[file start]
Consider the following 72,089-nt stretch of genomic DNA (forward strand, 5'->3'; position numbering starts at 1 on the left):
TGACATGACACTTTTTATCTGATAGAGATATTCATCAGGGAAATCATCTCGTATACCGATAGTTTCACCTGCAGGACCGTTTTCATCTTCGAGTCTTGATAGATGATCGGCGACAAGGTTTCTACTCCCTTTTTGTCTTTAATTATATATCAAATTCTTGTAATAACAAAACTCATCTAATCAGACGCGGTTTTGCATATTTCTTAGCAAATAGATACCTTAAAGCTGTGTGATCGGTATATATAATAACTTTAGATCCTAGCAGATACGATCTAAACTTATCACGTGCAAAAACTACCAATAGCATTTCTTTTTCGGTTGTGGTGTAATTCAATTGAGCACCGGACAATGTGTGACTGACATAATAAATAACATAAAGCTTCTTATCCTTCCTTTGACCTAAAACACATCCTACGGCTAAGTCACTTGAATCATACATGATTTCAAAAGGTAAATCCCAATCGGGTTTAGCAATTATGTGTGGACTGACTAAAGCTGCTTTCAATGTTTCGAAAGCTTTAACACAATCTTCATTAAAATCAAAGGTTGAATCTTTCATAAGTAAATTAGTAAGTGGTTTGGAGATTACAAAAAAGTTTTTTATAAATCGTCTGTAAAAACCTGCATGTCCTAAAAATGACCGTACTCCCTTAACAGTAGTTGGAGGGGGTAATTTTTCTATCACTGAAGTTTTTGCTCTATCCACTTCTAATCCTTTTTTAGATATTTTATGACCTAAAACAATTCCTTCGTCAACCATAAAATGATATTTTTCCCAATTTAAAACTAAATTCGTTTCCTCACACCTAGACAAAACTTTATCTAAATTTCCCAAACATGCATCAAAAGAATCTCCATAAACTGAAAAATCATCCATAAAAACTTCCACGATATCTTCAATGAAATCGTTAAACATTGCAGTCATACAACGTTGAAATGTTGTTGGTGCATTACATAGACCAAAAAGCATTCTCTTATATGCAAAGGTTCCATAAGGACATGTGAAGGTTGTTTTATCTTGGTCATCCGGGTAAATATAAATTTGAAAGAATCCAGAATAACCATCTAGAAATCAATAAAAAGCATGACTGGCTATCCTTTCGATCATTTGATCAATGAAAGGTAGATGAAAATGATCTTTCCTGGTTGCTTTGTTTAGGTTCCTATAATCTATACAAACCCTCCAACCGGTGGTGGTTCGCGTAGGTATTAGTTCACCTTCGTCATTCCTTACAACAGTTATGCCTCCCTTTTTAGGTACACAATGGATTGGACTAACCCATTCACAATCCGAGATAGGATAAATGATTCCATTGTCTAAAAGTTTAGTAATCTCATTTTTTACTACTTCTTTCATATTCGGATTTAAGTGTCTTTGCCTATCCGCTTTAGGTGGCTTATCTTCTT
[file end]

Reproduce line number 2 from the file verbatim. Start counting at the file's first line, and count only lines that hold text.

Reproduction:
TGACATGACACTTTTTATCTGATAGAGATATTCATCAGGGAAATCATCTCGTATACCGATAGTTTCACCTGCAGGACCGTTTTCATCTTCGAGTCTTGATAGATGATCGGCGACAAGGTTTCTACTCCCTTTTTGTCTTTAATTATATATCAAATTCTTGTAATAACAAAACTCATCTAATCAGACGCGGTTTTGCATATTTCTTAGCAAATAGATACCTTAAAGCTGTGTGATCGGTATATATAATAACTTTAGATCCTAGCAGATACGATCTAAACTTATCACGTGCAAAAACTACCAATAGCATTTCTTTTTCGGTTGTGGTGTAATTCAATTGAGCACCGGACAATGTGTGACTGACATAATAAATAACATAAAGCTTCTTATCCTTCCTTTGACCTAAAACACATCCTACGGCTAAGTCACTTGAATCATACATGATTTCAAAAGGTAAATCCCAATCGGGTTTAGCAATTATGTGTGGACTGACTAAAGCTGCTTTCAATGTTTCGAAAGCTTTAACACAATCTTCATTAAAATCAAAGGTTGAATCTTTCATAAGTAAATTAGTAAGTGGTTTGGAGATTACAAAAAAGTTTTTTATAAATCGTCTGTAAAAACCTGCATGTCCTAAAAATGACCGTACTCCCTTAACAGTAGTTGGAGGGGGTAATTTTTCTATCACTGAAGTTTTTGCTCTATCCACTTCTAATCCTTTTTTAGATATTTTATGACCTAAAACAATTCCTTCGTCAACCATAAAATGATATTTTTCCCAATTTAAAACTAAATTCGTTTCCTCACACCTAGACAAAACTTTATCTAAATTTCCCAAACATGCATCAAAAGAATCTCCATAAACTGAAAAATCATCCATAAAAACTTCCACGATATCTTCAATGAAATCGTTAAACATTGCAGTCATACAACGTTGAAATGTTGTTGGTGCATTACATAGACCAAAAAGCATTCTCTTATATGCAAAGGTTCCATAAGGACATGTGAAGGTTGTTTTATCTTGGTCATCCGGGTAAATATAAATTTGAAAGAATCCAGAATAACCATCTAGAAATCAATAAAAAGCATGACTGGCTATCCTTTCGATCATTTGATCAATGAAAGGTAGATGAAAATGATCTTTCCTGGTTGCTTTGTTTAGGTTCCTATAATCTATACAAACCCTCCAACCGGTGGTGGTTCGCGTAGGTATTAGTTCACCTTCGTCATTCCTTACAACAGTTATGCCTCCCTTTTTAGGTACACAATGGATTGGACTAACCCATTCACAATCCGAGATAGGATAAATGATTCCATTGTCTAAAAGTTTAGTAATCTCATTTTTTACTACTTCTTTCATATTCGGATTTAAGTGTCTTTGCCTATCCGCTTTAGGTGGCTTATCTTCTT